Many doctors do not know how to support young people who self-harm, according to a new study from mental health charity YoungMinds.

The report, compiled from interviews with 2,500 people across the UK, also suggests that teachers and parents feel equally unable to deal with the issue.

This research is said to be the first to combine the views of GPs, teachers, teenagers and parents on self-harm in the young.

Almost half of the 200 doctors questioned said they didn't understand the motivations of young people who harm themselves, and this has led to 3 in 4 young people saying they "don't know where to turn to talk about self-harm".

Professor Sue Bailey, President of the Royal College of Psychiatrists, said: "This report is a brave and timely call to action for us to set aside the rhetoric about self-harm. It challenges all professionals and parents that the best way to deal with a concern is to take decisive action in partnership with young people.

"As a child and adolescent psychiatrist about to undertake further research in this area, I recognise that increasing awareness and understanding of self-harm is very important. But we must also ensure that child and adolescent mental health services are properly resourced so they can provide the kind of specialist support that helps young people to recover."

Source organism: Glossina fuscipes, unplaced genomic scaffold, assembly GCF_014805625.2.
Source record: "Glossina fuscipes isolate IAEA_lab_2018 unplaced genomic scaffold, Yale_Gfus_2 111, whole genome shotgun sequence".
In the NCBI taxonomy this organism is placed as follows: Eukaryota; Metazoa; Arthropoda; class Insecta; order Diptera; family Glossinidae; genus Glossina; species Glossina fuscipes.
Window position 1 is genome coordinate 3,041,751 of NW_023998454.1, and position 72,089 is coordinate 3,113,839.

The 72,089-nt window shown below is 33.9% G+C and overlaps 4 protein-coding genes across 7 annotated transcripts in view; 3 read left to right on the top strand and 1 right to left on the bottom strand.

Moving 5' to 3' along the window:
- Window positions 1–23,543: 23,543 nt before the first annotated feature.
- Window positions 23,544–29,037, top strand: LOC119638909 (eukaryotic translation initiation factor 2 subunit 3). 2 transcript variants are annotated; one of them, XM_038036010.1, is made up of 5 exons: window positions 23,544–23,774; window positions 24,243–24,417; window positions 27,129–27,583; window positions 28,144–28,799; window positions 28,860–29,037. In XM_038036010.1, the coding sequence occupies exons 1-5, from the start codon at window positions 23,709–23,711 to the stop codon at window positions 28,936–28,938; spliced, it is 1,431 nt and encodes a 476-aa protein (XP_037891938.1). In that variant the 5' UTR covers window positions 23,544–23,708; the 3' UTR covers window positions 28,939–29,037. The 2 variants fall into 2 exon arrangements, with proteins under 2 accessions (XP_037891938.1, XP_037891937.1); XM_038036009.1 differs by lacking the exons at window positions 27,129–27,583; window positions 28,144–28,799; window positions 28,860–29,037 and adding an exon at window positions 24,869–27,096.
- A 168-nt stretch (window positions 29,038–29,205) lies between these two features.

More than 80% of doctors suggest they had do not receive enough training specific to self-harm.

While the Department of Health responded by saying it is working on new training resources aimed at helping those who work with young people to deal with mental health problems, YoungMinds policy director suggested the report should "set alarm bells ringing".

Lucy Russell added: "More and more young people are self-harming as a coping mechanism and parents and professionals are very frightened about how to respond.

"It is vital that we increase the knowledge and capability of parents and professionals so that they are able to support the thousands of young people who are suffering intense internal pain that's manifested externally."

Figures from the NHS show there has been a steady rise in the number of under-25s in England admitted to hospital after hurting themselves, from 22,555 in 2001 to just under 38,000 young people in 2010.

Posted 29/10/2012 by richard.hook@pavpub.com